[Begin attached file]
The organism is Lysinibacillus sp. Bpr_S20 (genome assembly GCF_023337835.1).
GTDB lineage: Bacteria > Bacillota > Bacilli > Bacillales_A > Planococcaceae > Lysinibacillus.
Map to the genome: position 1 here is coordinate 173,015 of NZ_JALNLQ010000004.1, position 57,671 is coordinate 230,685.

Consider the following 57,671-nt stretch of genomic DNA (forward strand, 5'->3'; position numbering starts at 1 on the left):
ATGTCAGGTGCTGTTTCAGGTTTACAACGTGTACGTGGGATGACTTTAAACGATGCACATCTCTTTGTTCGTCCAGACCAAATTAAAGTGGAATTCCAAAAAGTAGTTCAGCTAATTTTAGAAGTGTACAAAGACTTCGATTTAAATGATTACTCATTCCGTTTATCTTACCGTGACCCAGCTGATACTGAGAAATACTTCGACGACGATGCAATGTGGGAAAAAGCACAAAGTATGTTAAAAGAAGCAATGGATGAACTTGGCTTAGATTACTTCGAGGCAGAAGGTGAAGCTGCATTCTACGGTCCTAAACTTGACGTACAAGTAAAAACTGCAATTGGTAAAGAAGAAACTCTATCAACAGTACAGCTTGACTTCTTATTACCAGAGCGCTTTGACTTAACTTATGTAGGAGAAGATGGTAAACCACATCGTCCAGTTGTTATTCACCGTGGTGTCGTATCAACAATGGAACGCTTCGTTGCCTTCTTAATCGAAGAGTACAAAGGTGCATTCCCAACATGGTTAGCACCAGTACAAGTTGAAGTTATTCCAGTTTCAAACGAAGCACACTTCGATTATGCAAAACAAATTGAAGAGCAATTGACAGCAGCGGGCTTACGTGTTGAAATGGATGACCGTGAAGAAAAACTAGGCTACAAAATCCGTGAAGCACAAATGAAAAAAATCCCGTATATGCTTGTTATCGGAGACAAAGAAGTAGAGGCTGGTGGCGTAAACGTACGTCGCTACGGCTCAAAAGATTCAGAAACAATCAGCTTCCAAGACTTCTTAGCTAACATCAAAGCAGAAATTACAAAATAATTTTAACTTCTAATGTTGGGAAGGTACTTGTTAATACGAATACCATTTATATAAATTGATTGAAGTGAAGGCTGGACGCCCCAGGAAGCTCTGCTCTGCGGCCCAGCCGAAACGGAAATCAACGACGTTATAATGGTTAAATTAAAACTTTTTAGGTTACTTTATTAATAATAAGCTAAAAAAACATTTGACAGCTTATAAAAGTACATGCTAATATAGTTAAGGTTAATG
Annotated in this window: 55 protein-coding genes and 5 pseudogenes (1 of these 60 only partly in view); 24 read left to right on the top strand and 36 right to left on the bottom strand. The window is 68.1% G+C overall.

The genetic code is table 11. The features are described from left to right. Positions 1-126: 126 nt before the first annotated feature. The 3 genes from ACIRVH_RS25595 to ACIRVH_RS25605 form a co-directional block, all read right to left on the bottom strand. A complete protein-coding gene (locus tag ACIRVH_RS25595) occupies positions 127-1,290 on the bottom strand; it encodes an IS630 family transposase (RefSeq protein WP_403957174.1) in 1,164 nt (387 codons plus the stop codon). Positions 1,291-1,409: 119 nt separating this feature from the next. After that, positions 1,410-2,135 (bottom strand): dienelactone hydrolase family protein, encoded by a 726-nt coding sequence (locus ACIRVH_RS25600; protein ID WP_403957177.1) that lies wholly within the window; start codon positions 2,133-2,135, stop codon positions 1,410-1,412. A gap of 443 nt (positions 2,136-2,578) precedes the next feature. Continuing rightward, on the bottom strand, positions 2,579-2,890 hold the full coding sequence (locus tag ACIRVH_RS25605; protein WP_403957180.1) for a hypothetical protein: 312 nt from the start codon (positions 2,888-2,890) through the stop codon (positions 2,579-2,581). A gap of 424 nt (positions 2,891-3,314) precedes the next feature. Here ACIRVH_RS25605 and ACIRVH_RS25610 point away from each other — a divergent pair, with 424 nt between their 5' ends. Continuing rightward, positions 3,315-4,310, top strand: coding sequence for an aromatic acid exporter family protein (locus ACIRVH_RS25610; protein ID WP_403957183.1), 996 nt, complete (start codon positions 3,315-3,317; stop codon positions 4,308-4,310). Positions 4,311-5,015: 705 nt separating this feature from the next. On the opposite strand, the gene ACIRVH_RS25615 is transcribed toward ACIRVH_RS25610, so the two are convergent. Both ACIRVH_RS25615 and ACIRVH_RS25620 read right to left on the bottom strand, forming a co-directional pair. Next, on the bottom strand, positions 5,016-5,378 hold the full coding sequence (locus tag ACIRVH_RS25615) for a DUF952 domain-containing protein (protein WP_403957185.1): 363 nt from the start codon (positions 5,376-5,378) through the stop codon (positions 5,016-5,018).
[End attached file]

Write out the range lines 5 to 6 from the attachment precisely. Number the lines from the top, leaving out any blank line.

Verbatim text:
ATGTCAGGTGCTGTTTCAGGTTTACAACGTGTACGTGGGATGACTTTAAACGATGCACATCTCTTTGTTCGTCCAGACCAAATTAAAGTGGAATTCCAAAAAGTAGTTCAGCTAATTTTAGAAGTGTACAAAGACTTCGATTTAAATGATTACTCATTCCGTTTATCTTACCGTGACCCAGCTGATACTGAGAAATACTTCGACGACGATGCAATGTGGGAAAAAGCACAAAGTATGTTAAAAGAAGCAATGGATGAACTTGGCTTAGATTACTTCGAGGCAGAAGGTGAAGCTGCATTCTACGGTCCTAAACTTGACGTACAAGTAAAAACTGCAATTGGTAAAGAAGAAACTCTATCAACAGTACAGCTTGACTTCTTATTACCAGAGCGCTTTGACTTAACTTATGTAGGAGAAGATGGTAAACCACATCGTCCAGTTGTTATTCACCGTGGTGTCGTATCAACAATGGAACGCTTCGTTGCCTTCTTAATCGAAGAGTACAAAGGTGCATTCCCAACATGGTTAGCACCAGTACAAGTTGAAGTTATTCCAGTTTCAAACGAAGCACACTTCGATTATGCAAAACAAATTGAAGAGCAATTGACAGCAGCGGGCTTACGTGTTGAAATGGATGACCGTGAAGAAAAACTAGGCTACAAAATCCGTGAAGCACAAATGAAAAAAATCCCGTATATGCTTGTTATCGGAGACAAAGAAGTAGAGGCTGGTGGCGTAAACGTACGTCGCTACGGCTCAAAAGATTCAGAAACAATCAGCTTCCAAGACTTCTTAGCTAACATCAAAGCAGAAATTACAAAATAATTTTAACTTCTAATGTTGGGAAGGTACTTGTTAATACGAATACCATTTATATAAATTGATTGAAGTGAAGGCTGGACGCCCCAGGAAGCTCTGCTCTGCGGCCCAGCCGAAACGGAAATCAACGACGTTATAATGGTTAAATTAAAACTTTTTAGGTTACTTTATTAATAATAAGCTAAAAAAACATTTGACAGCTTATAAAAGTACATGCTAATATAGTTAAGGTTAATG
Annotated in this window: 55 protein-coding genes and 5 pseudogenes (1 of these 60 only partly in view); 24 read left to right on the top strand and 36 right to left on the bottom strand. The window is 68.1% G+C overall.